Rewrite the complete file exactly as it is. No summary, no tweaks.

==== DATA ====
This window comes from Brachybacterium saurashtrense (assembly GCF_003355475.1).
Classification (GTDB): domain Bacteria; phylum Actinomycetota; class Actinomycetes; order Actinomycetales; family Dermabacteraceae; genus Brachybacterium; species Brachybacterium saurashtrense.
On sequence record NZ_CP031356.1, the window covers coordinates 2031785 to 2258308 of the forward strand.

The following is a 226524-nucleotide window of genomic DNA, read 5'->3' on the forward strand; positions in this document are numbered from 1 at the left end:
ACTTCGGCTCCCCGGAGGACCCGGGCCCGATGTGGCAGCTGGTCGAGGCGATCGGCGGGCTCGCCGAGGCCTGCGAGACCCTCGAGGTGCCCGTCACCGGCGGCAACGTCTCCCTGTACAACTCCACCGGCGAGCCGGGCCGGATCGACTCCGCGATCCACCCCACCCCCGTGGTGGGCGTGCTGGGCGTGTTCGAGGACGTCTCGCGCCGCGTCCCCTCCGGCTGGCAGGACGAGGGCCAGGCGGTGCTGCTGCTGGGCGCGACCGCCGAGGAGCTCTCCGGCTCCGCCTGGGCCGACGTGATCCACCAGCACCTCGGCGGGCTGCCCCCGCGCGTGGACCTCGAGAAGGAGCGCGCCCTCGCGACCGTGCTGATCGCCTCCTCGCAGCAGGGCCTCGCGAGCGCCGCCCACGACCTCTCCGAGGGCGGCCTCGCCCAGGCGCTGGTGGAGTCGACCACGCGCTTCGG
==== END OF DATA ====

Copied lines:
This window comes from Brachybacterium saurashtrense (assembly GCF_003355475.1).
Classification (GTDB): domain Bacteria; phylum Actinomycetota; class Actinomycetes; order Actinomycetales; family Dermabacteraceae; genus Brachybacterium; species Brachybacterium saurashtrense.
On sequence record NZ_CP031356.1, the window covers coordinates 2031785 to 2258308 of the forward strand.

The following is a 226524-nucleotide window of genomic DNA, read 5'->3' on the forward strand; positions in this document are numbered from 1 at the left end:
ACTTCGGCTCCCCGGAGGACCCGGGCCCGATGTGGCAGCTGGTCGAGGCGATCGGCGGGCTCGCCGAGGCCTGCGAGACCCTCGAGGTGCCCGTCACCGGCGGCAACGTCTCCCTGTACAACTCCACCGGCGAGCCGGGCCGGATCGACTCCGCGATCCACCCCACCCCCGTGGTGGGCGTGCTGGGCGTGTTCGAGGACGTCTCGCGCCGCGTCCCCTCCGGCTGGCAGGACGAGGGCCAGGCGGTGCTGCTGCTGGGCGCGACCGCCGAGGAGCTCTCCGGCTCCGCCTGGGCCGACGTGATCCACCAGCACCTCGGCGGGCTGCCCCCGCGCGTGGACCTCGAGAAGGAGCGCGCCCTCGCGACCGTGCTGATCGCCTCCTCGCAGCAGGGCCTCGCGAGCGCCGCCCACGACCTCTCCGAGGGCGGCCTCGCCCAGGCGCTGGTGGAGTCGACCACGCGCTTCGG